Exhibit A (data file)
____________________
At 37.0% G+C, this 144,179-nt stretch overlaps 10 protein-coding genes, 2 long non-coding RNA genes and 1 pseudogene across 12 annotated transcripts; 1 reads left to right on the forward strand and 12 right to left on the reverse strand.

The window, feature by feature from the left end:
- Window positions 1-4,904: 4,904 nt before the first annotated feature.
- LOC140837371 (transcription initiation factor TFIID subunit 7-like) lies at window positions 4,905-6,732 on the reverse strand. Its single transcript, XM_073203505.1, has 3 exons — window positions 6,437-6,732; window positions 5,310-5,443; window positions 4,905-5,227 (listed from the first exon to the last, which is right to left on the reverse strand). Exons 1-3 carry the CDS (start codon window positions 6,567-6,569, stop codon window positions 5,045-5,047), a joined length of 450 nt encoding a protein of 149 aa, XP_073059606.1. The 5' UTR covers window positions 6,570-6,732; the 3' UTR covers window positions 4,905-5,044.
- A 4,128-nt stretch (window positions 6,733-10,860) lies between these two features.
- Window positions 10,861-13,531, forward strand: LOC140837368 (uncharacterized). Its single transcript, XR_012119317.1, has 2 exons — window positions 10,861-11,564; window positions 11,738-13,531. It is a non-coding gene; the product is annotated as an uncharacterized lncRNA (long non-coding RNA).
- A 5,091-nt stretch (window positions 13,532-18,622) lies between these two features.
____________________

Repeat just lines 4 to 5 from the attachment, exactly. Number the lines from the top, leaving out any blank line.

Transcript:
- LOC140837371 (transcription initiation factor TFIID subunit 7-like) lies at window positions 4,905-6,732 on the reverse strand. Its single transcript, XM_073203505.1, has 3 exons — window positions 6,437-6,732; window positions 5,310-5,443; window positions 4,905-5,227 (listed from the first exon to the last, which is right to left on the reverse strand). Exons 1-3 carry the CDS (start codon window positions 6,567-6,569, stop codon window positions 5,045-5,047), a joined length of 450 nt encoding a protein of 149 aa, XP_073059606.1. The 5' UTR covers window positions 6,570-6,732; the 3' UTR covers window positions 4,905-5,044.
- A 4,128-nt stretch (window positions 6,733-10,860) lies between these two features.